The European Union has reached agreement on the regulation of e cigarettes, the final outstanding feature in the new Tobacco Directive.

EU member states have agreed to include e cigarettes into the scope of the directive. Member States which regulate e cigarettes as pharma products will be able to continue doing so.

It was agreed that there would be a maximum permitted nicotine concentration level of 20 mg/ml. Use of refillable cartridges for e cigarettes will be allowed and the maximum size of the single use cartridges will be 2 ml.

Strict safeguards were introduced allowing the Commission to ban via delegated acts certain electronic cigarettes or refill containers which are banned on justified ground by at least three member states.

The EU initiated the review of the Tobacco Directive after having considered the pressing need to reduce smoking among youth, decrease the number of smoking related diseases, tackle the illegal trade, regulate marketing and advertising of tobacco products to discourage the public from smoking.

The purpose of the directive is to approximate the laws, regulations and administrative provisions of the Member States concerning the ingredients and emissions of tobacco products and related reporting obligations including the maximum yields for tar, nicotine and carbon monoxide for cigarettes certain aspects of the labelling and packaging of tobacco products including the health warnings to appear on unit packets of tobacco products and any outside packaging as well as traceability and security features to ensure compliance with this Directive the prohibition to place on the market tobacco for oral use and the notification obligation for novel tobacco products.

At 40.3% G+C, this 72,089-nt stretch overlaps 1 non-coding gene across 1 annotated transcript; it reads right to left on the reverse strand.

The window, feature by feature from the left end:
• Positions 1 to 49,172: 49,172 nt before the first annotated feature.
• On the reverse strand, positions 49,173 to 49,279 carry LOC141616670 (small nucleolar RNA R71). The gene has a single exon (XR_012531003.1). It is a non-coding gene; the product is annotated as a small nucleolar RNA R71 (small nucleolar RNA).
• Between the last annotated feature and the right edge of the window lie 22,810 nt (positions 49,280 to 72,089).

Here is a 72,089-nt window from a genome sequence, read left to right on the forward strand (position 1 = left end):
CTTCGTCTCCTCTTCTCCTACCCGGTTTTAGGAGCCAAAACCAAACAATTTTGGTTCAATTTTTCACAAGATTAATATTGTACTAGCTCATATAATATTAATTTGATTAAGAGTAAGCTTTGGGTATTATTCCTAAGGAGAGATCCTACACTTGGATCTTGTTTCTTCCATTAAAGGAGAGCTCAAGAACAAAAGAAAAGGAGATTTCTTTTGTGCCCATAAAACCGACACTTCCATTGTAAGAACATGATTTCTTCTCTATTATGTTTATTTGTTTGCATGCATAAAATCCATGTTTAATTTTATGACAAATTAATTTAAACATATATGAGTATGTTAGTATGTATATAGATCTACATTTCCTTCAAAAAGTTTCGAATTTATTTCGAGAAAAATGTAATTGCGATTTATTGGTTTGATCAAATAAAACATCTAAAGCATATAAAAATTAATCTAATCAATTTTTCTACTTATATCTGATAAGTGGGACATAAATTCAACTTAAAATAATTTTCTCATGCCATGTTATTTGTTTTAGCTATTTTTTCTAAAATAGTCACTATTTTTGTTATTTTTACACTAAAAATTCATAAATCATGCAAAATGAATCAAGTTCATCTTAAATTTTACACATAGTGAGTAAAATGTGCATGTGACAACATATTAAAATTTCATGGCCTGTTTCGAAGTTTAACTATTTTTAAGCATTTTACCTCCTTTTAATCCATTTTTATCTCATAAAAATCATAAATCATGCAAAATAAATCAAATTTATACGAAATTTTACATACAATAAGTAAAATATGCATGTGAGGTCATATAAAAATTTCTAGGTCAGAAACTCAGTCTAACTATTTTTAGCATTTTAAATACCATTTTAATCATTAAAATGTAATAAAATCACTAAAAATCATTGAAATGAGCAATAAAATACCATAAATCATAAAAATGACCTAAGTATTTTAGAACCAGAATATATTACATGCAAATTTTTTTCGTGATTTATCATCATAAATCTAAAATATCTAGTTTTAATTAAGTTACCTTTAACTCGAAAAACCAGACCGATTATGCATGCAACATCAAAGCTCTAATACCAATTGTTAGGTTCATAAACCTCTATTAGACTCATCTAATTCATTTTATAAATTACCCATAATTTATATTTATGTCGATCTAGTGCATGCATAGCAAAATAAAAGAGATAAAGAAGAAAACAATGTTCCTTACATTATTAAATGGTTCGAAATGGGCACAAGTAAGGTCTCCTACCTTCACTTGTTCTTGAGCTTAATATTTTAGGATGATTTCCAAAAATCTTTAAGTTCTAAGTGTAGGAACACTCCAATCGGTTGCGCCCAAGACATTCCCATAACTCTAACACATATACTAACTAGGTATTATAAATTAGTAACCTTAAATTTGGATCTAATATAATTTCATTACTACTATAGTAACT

Some core elements of the agreement include

Prohibition of placing on the market of tobacco products with a characterizing flavours transitory period of four years for mentholated tobacco products, which will be banned of summer 2020 Combined health warnings which shall cover 65 % of the external area of both the front and back surface of the unit packet and any outside packaging.

Significantly in the context of the John Dalli controversy, tobacco for oral use (Snus) remains banned in the EU, except for Sweden.

Eu tobacco deal could include ban on refillable e-cigarettes

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Refillable electronic cigarettes could be banned in the European Union under an agreement to regulate the devices for the first time.

Despite intensive lobbying from the burgeoning e cigarette industry, an EU wide ban could be imposed if at least three member states prohibit refillable e cigarettes.

Under the deal struck between the 28 governments and the European Parliament, both sides agreed not to regulate e cigarettes which includes refillable and disposable as medicinal products, as initially proposed by the European Commission.

Instead, they will be treated as tobacco products if they contain less than 20mg of nicotine per ml of liquid and their